With property values as low as they are right now, this is definitely the right time for the county to exercise its right of eminent domain and buy out the slivers of land it might still need from the holdouts.

I fear some of our county officials may be looking for excuses to divert the $1.8 million fund now allocated for the eventual paving of dirt roads to some other purpose. Unlike the potholes in those roads after a rain storm, these excuses don’t hold water.

[Claude Y. Paquin, an occasional columnist for The Citizen is a retired lawyer and actuary and lives on a dirt road.]


If you dont like the water dont buy a lake house. If you dont like the industrial park dont buy in Plantera. If you dont the mountains dont move to Gatlinburg. If you dont like the beach dont buy a beach front condo in Florida. Need I say anything else?

I own property here in Fayette County served by a very well-maintained dirt road; I really don't have a problem with it, it was dirt when I bought and it's still dirt today. I also own a farm in Hancock County, GA (one of the poorest counties in the USA)- the dirt roads there are in terrible shape; in fact, my brother and I maintain them ourselves with our own tractors because that is just the way it is. My advice: don't complain too much; we've got it good here whether it's paved or not.

While a superficial look at this column would suggest it is all about dirt roads, its message is really about all the misinformation that is fed to elected officials and the public, who don't even seem aware that they are being bamboozled.

We are dealing with the same public that was bamboozled into voting for road SPLOST No. 1 and a school SPLOST to buy computers and preserve elective or enrichment courses and teachers' jobs. By the time road SPLOST No. 2 came up for a vote in November 2009, the public finally saw the light and voted NO. It takes a while.

Observe how, until I did it, no one questioned the statement that a 60-foot right-of-way is needed to pave a road that has, for years, had a width of at most 20 feet. (I went out and measured.) The public already has an easement over that, by prescription, from years of use.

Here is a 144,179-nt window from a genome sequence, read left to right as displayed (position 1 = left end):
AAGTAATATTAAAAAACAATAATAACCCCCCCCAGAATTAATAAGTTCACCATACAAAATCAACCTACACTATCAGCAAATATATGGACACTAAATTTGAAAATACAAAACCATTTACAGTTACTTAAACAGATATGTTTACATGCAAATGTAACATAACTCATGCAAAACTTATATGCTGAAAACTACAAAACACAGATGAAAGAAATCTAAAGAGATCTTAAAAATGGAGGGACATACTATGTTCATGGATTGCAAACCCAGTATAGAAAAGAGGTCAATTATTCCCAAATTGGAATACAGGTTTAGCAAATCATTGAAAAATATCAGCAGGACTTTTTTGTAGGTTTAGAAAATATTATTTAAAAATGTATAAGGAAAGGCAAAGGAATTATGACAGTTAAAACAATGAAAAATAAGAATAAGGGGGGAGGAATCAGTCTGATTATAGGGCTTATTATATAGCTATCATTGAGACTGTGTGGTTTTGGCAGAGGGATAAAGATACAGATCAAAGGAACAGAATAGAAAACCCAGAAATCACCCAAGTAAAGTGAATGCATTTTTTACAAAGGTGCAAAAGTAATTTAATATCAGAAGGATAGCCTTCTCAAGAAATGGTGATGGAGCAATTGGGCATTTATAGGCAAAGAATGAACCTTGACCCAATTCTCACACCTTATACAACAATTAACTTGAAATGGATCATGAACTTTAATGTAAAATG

We are told that "a few people" would not grant the right-of-way easement the county wants. How many exactly is "a few"? Where are they located? Who precisely are they? How long has it been since they last were asked? Have the owners changed since then? What exactly were they asked to give up? What did the county tell them it planned to do?

I have been told the right-of-way easement alongside the road is needed in part for utilities. Don't the utilities already have easements to service the properties alongside the dirt roads? These are not new subdivisions: people already have poles that carry electricity, phone and cable signals, and in some cases they have pipes for county water and natural gas, none of which would have been put down without an easement from the owners.

The way to have a dirt road, for those who like having them, is to have a large rural property with a long winding driveway that you leave unpaved. Mail carriers, school bus drivers, sheriff's deputies, ambulances and fire trucks do not have to drive on those on a regular basis, and the county does not have to fix them.

No one has yet asked how the county got to squirrel away $1.8 million to pave dirt roads, how long the money has sat there unused, and why it has not been used sooner. As investments earn almost zero interest right now, the money would be better invested in paving dirt roads and avoiding the expense of regrading them after every major storm. That would also create employment at a time when our economy needs it.

The real message here is that citizens must learn to challenge public officials' statements, and so should newspaper reporters and editors.